Another site we visited was the the Cabrits National Park and Fort Shirley.


The Fort was beautifully restored with lots of places to take shelter in the frequent rain squalls that barreled across the bay.


The park has numerous walking trails and the one we chose was doable even in the rain.


I particularly liked the Black Crabs. We never saw a live one but did see lots and lots of shells in the path.  They are obviously as tasty as they were attractive.


The trees are fantastic.  We were very impressed with the spiky bark and lofty canopies as well as the creepers and mosses, climbing up or dangling down from trunk and limbs.  

Dominica was wonderful but when the weather changed for the better we made the short hop over to Martinique, where we stocked up for the last time on things we can only get in the French islands like lardons (diced bacon), strong chorizo sausage and some nice cheese and wonderful baguettes.

We then by-passed St Lucia and did a long sail down to Chateaubelaire on the North West Coast of St Vincent. We arrived just at sunset and were off early to arrive in Bequia by lunchtime.

The anchorage off Princess Margaret Beach was full to bursting for much of the time we were there.  We suspect the French islands had their summer holidays and many came south from Martinique.  

Much of the work that needed doing on the boat was done is Bequia on this visit. We re-caulked the leaky windows.  

Most impressively Tim designed and commissioned the new console for the chart plotter and instruments.  It looks amazing and in time there will be a 12 volt cigarette lighter socket in the one remaining spot on the left side of the console.

We had the zips replaced on the both the main and mizzen sail covers.  Tim also had them add an extra strip of cloth on each side to make the cover roomier and easier to zip closed.


We also did a bit of scraping and varnishing, though rather than varnish we're using an oil product that should be easier to maintain.  Varnish is very unforgiving and needs a lot of upkeep in the tropics.

Bequai is perfect for snorkeling and I've become quite adept at spotting octopus.    My favorite moment was when I spotted a spotted eel in quite deep water.  It had its head down a hole and was wriggling away to get in deeper.  As I watched, movement caught my eye and I saw the tiniest octopus circling around behind the eel.  Its tentacles looked like filigree and curled so delicately around the blades of grass as it sidled away. I'm pretty sure the octopus had escaped from a backdoor when the eel came knocking on the front door.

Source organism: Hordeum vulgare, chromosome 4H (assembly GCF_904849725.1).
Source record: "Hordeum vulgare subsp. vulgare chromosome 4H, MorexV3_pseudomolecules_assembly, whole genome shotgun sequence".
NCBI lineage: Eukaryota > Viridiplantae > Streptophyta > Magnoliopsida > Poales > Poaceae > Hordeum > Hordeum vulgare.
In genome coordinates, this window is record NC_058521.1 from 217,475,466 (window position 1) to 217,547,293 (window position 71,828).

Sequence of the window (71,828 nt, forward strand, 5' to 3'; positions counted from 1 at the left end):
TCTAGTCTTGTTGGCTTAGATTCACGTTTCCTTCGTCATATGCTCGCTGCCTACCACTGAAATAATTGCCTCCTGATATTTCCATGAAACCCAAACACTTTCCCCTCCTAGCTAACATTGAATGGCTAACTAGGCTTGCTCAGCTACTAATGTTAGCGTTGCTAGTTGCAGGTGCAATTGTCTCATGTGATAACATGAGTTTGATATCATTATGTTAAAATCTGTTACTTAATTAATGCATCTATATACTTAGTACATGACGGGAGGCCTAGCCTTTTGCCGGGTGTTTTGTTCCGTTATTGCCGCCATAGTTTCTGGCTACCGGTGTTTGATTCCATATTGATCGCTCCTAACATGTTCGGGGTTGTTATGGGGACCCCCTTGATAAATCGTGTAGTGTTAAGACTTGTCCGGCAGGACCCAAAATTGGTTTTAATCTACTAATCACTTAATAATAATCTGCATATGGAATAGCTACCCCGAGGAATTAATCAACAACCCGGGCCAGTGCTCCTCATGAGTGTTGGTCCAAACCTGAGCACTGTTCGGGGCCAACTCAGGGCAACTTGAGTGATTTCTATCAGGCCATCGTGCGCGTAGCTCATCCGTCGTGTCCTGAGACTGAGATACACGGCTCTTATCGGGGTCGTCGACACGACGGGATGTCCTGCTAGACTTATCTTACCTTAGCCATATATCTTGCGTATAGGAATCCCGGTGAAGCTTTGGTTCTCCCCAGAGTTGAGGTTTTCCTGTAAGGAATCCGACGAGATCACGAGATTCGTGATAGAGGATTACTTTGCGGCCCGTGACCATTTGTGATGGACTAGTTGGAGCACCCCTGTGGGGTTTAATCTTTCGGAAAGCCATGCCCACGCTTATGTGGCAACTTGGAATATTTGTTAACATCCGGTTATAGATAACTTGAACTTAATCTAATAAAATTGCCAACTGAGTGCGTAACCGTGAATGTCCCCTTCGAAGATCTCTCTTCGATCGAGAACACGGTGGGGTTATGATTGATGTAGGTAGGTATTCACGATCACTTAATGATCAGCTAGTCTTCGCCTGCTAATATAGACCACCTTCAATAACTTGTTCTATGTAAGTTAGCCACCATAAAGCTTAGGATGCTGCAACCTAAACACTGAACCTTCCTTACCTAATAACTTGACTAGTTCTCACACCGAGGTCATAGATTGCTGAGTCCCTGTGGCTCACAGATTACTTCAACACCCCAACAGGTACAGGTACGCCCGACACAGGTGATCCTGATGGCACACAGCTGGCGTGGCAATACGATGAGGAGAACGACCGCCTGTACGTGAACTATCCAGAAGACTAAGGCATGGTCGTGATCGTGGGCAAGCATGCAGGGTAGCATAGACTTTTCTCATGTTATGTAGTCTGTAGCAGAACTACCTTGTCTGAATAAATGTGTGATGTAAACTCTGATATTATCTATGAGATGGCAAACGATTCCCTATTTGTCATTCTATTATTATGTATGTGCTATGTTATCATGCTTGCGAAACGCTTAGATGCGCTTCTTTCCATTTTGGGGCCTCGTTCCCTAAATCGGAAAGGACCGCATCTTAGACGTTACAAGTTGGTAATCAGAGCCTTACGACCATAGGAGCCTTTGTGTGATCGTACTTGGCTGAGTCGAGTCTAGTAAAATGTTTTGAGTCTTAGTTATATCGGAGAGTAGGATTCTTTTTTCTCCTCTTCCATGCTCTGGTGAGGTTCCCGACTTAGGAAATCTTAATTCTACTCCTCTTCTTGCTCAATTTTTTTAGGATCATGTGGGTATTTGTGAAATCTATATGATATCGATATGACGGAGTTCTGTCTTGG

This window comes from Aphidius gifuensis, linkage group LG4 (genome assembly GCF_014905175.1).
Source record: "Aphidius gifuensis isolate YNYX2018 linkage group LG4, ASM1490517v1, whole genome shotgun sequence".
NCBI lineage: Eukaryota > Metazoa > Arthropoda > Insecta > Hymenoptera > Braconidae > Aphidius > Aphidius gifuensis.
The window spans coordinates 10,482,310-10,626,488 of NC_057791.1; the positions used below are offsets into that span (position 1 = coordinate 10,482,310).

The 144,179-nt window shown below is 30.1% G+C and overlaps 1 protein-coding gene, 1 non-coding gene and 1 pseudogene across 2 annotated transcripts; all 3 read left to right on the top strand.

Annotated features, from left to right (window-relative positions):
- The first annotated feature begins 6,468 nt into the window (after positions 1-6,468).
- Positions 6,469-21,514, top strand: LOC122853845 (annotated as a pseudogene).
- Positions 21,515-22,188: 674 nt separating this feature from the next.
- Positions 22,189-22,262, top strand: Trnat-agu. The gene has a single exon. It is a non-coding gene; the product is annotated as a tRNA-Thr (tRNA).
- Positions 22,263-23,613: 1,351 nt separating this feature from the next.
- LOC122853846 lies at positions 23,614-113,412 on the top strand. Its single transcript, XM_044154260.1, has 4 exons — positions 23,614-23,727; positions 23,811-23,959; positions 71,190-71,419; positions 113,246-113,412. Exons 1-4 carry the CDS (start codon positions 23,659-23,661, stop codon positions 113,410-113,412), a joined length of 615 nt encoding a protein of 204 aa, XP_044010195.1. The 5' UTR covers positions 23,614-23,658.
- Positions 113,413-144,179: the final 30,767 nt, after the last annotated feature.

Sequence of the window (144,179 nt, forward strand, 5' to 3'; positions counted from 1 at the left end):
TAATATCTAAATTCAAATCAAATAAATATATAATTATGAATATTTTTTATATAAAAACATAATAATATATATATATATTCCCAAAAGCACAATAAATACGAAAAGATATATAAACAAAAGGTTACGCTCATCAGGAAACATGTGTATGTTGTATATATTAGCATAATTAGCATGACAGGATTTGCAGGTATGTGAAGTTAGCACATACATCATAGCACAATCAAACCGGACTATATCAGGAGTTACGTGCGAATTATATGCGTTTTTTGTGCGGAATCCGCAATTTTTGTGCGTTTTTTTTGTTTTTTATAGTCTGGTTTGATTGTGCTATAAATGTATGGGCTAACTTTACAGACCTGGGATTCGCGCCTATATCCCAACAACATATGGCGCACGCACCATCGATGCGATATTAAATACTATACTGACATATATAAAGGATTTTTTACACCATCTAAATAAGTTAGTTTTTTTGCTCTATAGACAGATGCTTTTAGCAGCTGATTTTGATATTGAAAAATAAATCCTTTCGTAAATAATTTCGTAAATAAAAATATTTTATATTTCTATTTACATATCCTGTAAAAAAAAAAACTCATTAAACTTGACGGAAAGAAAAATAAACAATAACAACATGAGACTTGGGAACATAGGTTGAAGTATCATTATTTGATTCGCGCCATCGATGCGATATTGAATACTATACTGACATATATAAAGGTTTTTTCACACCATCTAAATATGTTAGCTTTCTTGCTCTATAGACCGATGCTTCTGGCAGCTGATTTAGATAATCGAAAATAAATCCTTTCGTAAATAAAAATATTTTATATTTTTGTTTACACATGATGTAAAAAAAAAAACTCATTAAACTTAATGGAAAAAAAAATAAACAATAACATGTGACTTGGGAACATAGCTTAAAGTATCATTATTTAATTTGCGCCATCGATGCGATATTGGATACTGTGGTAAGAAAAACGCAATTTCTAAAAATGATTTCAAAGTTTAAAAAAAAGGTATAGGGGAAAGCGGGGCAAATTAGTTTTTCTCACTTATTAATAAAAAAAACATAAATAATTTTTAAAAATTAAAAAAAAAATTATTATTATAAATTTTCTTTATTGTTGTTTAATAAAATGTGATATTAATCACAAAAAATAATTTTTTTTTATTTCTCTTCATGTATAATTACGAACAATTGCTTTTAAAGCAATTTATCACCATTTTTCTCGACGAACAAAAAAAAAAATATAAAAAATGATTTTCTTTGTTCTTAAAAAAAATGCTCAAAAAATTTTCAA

Taking photos underwater can be very frustrating.  The water filters out the colours, the water itself is often murky and the GoPro Camera I've been taking photos with has no view finder and taking closeups can be very hit or miss.


Sea Anemone with a little shrimp that you really can's living in it and a Porcupine Fish which might look small but was at least a foot long.


One of the many spotted eels you can see poking around any hole or hollow, and hiding under that rook are lobsters.  Lots and lots of lobsters.  The lobster season had not yet started and you could find some under almost any rock you chose to look under.

The day before when I'd snorkled sans camera, I saw a Stonefish, Black Speckled Eels, Lionfish and a Spotted Eagle Ray.  I console myself by thinking that I probably would have missed the shot anyway.

Here in Grenada now it is particularly wet and windy here at anchor in Prickly Bay.  We had a wonderful sunny day out yesterday, Saturday the 14, with our niece Izzy, who gave us the Grand Tour of Grenada.  This blog, however, is quite long enough and I dont want to skimp on the telling so I will save that for the next. We will be heading for Trinidad within the next day or so and will write up Grenada once we're there.